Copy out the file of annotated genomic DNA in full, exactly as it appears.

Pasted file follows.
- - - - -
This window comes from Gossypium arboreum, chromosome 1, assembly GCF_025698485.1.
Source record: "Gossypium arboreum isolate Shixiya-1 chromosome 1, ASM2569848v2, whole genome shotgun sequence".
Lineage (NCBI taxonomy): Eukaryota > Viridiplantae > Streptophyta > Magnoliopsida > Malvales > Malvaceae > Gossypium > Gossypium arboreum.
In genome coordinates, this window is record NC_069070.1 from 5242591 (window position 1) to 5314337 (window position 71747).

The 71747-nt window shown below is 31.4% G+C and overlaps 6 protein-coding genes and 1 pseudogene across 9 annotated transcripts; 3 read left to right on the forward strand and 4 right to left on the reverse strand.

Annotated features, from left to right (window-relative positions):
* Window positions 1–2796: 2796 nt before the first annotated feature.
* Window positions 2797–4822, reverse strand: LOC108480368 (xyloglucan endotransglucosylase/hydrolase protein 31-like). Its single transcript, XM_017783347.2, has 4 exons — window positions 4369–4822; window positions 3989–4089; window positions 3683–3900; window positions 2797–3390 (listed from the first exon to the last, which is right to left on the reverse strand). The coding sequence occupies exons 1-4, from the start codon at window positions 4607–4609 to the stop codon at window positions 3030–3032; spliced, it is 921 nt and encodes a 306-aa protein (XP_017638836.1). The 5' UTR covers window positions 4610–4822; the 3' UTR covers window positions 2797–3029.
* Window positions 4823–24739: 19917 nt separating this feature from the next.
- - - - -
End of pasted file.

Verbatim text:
This window comes from Gossypium arboreum, chromosome 1, assembly GCF_025698485.1.
Source record: "Gossypium arboreum isolate Shixiya-1 chromosome 1, ASM2569848v2, whole genome shotgun sequence".
Lineage (NCBI taxonomy): Eukaryota > Viridiplantae > Streptophyta > Magnoliopsida > Malvales > Malvaceae > Gossypium > Gossypium arboreum.
In genome coordinates, this window is record NC_069070.1 from 5242591 (window position 1) to 5314337 (window position 71747).

The 71747-nt window shown below is 31.4% G+C and overlaps 6 protein-coding genes and 1 pseudogene across 9 annotated transcripts; 3 read left to right on the forward strand and 4 right to left on the reverse strand.

Annotated features, from left to right (window-relative positions):
* Window positions 1–2796: 2796 nt before the first annotated feature.
* Window positions 2797–4822, reverse strand: LOC108480368 (xyloglucan endotransglucosylase/hydrolase protein 31-like). Its single transcript, XM_017783347.2, has 4 exons — window positions 4369–4822; window positions 3989–4089; window positions 3683–3900; window positions 2797–3390 (listed from the first exon to the last, which is right to left on the reverse strand). The coding sequence occupies exons 1-4, from the start codon at window positions 4607–4609 to the stop codon at window positions 3030–3032; spliced, it is 921 nt and encodes a 306-aa protein (XP_017638836.1). The 5' UTR covers window positions 4610–4822; the 3' UTR covers window positions 2797–3029.
* Window positions 4823–24739: 19917 nt separating this feature from the next.